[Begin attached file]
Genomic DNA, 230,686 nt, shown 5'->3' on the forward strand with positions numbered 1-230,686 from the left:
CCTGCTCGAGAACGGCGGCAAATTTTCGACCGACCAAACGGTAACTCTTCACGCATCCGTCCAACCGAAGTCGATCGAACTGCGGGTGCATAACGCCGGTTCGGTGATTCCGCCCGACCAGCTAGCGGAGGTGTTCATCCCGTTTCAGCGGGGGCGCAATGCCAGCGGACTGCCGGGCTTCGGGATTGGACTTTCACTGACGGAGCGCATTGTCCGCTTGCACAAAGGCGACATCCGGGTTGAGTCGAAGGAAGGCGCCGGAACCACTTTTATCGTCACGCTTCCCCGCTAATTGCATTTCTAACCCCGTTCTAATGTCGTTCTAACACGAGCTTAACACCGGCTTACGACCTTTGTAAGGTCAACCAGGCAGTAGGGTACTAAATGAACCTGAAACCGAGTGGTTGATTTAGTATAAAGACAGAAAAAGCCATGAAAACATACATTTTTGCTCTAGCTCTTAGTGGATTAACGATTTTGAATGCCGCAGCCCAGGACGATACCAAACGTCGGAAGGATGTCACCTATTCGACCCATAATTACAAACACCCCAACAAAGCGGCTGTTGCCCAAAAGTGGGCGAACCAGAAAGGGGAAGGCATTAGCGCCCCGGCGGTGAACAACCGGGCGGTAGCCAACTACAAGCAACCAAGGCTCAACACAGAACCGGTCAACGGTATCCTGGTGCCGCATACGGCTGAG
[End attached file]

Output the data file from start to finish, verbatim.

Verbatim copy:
Genomic DNA, 230,686 nt, shown 5'->3' on the forward strand with positions numbered 1-230,686 from the left:
CCTGCTCGAGAACGGCGGCAAATTTTCGACCGACCAAACGGTAACTCTTCACGCATCCGTCCAACCGAAGTCGATCGAACTGCGGGTGCATAACGCCGGTTCGGTGATTCCGCCCGACCAGCTAGCGGAGGTGTTCATCCCGTTTCAGCGGGGGCGCAATGCCAGCGGACTGCCGGGCTTCGGGATTGGACTTTCACTGACGGAGCGCATTGTCCGCTTGCACAAAGGCGACATCCGGGTTGAGTCGAAGGAAGGCGCCGGAACCACTTTTATCGTCACGCTTCCCCGCTAATTGCATTTCTAACCCCGTTCTAATGTCGTTCTAACACGAGCTTAACACCGGCTTACGACCTTTGTAAGGTCAACCAGGCAGTAGGGTACTAAATGAACCTGAAACCGAGTGGTTGATTTAGTATAAAGACAGAAAAAGCCATGAAAACATACATTTTTGCTCTAGCTCTTAGTGGATTAACGATTTTGAATGCCGCAGCCCAGGACGATACCAAACGTCGGAAGGATGTCACCTATTCGACCCATAATTACAAACACCCCAACAAAGCGGCTGTTGCCCAAAAGTGGGCGAACCAGAAAGGGGAAGGCATTAGCGCCCCGGCGGTGAACAACCGGGCGGTAGCCAACTACAAGCAACCAAGGCTCAACACAGAACCGGTCAACGGTATCCTGGTGCCGCATACGGCTGAG